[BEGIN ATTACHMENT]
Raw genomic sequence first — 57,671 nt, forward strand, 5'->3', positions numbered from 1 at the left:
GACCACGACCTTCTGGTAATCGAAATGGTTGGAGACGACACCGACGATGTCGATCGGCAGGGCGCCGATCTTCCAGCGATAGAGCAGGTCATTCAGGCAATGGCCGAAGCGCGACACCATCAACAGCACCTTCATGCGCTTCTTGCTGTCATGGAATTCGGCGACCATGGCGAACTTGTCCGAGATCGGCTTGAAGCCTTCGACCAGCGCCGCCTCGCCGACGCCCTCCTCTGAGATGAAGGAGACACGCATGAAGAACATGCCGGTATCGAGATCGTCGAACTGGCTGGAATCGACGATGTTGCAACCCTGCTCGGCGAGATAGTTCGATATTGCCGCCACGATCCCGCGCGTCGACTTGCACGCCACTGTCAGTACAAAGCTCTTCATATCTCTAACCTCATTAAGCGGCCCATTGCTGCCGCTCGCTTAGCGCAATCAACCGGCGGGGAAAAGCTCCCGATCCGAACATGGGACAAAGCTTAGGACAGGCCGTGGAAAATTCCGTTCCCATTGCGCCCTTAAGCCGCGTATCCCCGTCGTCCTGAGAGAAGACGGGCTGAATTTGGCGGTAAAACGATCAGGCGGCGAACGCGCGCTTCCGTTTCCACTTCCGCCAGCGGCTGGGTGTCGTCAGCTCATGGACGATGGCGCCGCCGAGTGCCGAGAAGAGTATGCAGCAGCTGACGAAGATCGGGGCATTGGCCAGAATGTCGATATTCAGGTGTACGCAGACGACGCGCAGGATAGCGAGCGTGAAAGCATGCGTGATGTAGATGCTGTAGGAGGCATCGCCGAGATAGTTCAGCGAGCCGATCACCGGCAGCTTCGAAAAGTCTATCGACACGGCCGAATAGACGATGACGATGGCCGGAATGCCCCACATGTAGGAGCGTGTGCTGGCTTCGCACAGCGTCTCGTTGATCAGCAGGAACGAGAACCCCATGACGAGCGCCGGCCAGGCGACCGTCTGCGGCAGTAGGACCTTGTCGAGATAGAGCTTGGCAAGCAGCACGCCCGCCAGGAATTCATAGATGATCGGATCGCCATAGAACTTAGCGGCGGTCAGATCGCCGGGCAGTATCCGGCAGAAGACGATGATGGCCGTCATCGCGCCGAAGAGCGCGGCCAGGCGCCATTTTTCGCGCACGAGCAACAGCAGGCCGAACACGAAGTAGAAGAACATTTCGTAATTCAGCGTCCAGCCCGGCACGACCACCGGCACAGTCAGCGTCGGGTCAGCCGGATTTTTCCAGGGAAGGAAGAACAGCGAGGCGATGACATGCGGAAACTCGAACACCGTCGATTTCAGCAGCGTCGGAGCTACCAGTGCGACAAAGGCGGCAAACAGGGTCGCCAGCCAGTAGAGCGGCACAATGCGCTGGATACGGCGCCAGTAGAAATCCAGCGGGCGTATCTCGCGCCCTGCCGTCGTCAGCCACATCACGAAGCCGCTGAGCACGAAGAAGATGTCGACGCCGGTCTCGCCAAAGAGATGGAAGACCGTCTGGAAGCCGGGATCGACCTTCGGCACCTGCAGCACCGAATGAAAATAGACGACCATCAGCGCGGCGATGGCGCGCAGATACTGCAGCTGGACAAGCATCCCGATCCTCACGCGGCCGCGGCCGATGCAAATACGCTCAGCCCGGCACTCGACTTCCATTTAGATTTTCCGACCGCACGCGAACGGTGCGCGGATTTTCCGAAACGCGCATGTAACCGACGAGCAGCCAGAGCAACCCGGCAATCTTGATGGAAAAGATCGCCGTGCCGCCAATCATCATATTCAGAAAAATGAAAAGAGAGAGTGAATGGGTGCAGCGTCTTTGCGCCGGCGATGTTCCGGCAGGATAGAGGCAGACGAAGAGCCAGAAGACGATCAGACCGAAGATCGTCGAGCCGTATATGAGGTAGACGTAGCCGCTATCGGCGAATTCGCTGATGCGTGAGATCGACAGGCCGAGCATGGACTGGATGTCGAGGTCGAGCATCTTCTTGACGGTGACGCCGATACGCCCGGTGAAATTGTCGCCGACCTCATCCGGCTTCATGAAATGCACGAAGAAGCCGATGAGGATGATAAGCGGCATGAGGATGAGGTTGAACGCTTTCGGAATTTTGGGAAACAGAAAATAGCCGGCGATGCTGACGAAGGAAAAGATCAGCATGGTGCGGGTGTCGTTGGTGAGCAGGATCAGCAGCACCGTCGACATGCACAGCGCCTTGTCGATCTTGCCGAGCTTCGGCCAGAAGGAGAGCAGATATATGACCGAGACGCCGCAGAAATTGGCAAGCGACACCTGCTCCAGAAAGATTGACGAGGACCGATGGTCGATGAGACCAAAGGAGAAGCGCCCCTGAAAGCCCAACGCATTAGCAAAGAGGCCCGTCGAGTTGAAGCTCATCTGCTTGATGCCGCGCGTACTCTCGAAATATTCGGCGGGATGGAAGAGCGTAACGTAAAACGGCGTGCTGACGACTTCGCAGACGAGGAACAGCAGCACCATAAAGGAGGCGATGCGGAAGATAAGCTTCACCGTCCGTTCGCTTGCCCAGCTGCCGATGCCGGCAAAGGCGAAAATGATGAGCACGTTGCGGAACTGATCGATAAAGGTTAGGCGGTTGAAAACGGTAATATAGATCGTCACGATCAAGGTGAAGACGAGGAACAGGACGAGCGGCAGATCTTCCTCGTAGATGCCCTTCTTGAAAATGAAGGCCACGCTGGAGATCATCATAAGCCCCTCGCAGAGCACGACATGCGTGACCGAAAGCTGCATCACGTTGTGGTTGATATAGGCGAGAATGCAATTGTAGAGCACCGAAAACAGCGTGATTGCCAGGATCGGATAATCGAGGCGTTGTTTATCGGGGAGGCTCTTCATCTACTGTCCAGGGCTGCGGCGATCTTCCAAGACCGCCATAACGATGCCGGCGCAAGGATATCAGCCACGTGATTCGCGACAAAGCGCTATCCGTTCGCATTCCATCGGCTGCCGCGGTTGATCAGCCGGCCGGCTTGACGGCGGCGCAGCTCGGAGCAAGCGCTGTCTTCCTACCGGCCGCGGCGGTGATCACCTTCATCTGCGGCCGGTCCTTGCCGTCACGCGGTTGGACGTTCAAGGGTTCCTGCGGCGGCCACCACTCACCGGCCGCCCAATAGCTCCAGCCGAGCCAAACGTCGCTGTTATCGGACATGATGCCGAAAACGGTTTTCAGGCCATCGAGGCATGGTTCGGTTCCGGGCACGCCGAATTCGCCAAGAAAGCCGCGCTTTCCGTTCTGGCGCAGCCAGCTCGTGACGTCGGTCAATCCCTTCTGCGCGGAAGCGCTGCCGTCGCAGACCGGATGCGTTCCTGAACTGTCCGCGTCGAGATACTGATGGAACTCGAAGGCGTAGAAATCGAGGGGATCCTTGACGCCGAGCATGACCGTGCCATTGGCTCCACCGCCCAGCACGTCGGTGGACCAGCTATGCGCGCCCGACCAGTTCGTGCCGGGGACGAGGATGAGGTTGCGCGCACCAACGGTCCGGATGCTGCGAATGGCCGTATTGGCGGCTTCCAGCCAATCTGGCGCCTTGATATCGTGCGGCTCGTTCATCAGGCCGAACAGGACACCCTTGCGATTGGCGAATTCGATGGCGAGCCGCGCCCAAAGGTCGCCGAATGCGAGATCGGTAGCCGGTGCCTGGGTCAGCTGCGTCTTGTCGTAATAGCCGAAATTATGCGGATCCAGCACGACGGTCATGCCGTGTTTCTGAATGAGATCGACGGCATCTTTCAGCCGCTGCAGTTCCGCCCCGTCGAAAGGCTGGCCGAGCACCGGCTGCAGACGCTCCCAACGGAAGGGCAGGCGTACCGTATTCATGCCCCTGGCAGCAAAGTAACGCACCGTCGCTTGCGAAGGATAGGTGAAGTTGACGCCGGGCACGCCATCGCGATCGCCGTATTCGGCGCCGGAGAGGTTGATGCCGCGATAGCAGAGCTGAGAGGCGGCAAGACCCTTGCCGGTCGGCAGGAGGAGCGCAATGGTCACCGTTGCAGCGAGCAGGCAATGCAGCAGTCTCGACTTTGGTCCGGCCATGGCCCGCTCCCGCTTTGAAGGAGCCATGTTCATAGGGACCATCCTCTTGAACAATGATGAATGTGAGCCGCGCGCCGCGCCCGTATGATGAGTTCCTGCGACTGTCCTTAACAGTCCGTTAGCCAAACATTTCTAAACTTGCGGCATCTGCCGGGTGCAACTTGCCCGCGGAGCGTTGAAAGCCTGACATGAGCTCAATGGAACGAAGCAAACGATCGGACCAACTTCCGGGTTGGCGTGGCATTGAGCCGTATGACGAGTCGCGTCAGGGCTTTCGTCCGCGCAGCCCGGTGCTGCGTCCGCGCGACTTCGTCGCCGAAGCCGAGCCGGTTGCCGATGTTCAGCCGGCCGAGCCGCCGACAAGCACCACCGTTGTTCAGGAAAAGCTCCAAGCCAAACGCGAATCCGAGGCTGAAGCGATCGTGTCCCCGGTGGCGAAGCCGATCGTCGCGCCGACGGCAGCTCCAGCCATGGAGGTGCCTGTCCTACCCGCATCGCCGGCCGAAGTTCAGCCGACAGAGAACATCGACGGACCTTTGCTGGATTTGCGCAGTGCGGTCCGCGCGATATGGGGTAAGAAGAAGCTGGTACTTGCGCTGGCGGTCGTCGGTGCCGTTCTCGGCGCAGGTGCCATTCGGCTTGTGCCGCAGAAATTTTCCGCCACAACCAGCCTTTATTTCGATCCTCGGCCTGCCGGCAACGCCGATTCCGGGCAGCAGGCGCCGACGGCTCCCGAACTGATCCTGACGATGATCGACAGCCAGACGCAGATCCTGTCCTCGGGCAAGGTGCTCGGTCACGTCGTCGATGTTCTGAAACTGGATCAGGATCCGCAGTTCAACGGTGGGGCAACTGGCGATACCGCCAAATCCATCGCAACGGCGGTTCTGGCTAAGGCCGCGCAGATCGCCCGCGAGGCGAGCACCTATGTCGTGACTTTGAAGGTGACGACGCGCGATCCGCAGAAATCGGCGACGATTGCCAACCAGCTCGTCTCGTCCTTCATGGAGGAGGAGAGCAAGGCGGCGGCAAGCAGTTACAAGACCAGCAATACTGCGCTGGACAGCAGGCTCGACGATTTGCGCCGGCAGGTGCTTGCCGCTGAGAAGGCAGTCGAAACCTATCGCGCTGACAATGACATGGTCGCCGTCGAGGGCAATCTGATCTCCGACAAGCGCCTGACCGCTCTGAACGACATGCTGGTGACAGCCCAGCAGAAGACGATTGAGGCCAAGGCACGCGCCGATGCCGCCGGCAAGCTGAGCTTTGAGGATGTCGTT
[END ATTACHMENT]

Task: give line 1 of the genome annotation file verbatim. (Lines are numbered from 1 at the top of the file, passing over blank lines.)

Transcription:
Raw genomic sequence first — 57,671 nt, forward strand, 5'->3', positions numbered from 1 at the left: